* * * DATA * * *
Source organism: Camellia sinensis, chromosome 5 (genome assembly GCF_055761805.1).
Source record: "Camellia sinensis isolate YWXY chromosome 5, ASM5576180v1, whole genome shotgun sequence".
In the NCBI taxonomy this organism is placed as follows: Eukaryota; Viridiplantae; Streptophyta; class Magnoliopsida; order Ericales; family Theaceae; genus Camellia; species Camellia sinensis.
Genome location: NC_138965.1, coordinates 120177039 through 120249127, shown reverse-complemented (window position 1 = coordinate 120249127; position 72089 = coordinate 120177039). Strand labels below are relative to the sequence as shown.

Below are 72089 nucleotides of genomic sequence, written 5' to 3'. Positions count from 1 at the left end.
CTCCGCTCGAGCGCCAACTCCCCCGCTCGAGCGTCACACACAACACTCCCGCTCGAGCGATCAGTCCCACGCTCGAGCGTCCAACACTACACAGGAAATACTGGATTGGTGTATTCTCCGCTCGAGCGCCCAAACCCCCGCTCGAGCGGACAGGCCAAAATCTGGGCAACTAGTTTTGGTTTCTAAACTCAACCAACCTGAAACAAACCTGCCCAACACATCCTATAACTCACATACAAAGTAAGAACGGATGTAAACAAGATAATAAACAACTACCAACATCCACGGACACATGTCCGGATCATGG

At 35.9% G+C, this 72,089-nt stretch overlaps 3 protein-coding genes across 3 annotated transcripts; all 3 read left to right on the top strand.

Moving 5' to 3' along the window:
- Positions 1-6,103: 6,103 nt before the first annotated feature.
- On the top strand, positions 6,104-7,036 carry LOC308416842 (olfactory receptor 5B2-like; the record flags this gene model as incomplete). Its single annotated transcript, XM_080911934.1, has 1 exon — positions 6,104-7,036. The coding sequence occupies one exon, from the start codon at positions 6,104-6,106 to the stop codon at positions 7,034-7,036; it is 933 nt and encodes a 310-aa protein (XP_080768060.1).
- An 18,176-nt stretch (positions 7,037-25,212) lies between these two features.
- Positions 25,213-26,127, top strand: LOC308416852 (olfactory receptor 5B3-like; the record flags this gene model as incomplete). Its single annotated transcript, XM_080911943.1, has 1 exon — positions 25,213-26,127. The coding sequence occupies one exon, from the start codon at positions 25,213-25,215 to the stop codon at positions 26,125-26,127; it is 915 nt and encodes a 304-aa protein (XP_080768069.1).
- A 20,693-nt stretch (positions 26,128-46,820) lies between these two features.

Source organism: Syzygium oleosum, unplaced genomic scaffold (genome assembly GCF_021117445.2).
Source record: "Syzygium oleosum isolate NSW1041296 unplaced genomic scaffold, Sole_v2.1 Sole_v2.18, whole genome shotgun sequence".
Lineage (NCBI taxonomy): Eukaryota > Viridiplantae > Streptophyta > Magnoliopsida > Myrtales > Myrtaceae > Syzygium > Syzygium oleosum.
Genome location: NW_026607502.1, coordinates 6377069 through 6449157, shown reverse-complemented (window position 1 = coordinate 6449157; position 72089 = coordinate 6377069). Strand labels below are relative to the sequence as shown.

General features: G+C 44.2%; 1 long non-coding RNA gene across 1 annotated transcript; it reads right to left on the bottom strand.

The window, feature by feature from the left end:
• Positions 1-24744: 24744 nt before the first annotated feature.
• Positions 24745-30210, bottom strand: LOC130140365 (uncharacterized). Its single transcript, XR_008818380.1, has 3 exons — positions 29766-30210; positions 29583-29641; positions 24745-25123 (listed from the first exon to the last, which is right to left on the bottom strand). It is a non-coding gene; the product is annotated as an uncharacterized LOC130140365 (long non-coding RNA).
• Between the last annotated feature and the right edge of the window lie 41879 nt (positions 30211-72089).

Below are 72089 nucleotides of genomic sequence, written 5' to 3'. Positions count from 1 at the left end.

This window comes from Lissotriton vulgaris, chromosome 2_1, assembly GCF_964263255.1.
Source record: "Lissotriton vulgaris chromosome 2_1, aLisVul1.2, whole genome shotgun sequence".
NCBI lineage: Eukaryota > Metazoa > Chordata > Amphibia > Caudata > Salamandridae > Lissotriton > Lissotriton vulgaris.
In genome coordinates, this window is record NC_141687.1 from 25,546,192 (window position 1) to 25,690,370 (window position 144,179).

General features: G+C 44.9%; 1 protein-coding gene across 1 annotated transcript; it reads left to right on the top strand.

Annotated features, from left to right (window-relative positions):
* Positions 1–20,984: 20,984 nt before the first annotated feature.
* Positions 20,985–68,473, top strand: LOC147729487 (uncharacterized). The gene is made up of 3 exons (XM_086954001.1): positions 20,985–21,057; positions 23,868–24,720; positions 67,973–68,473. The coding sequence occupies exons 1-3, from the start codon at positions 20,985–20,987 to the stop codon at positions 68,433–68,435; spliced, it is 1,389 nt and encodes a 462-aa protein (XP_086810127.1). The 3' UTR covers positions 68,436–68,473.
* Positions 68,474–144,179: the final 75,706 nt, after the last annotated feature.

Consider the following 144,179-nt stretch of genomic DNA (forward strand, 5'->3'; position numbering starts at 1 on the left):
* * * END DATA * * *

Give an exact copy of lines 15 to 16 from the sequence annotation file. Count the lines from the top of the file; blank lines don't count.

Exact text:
Source record: "Syzygium oleosum isolate NSW1041296 unplaced genomic scaffold, Sole_v2.1 Sole_v2.18, whole genome shotgun sequence".
Lineage (NCBI taxonomy): Eukaryota > Viridiplantae > Streptophyta > Magnoliopsida > Myrtales > Myrtaceae > Syzygium > Syzygium oleosum.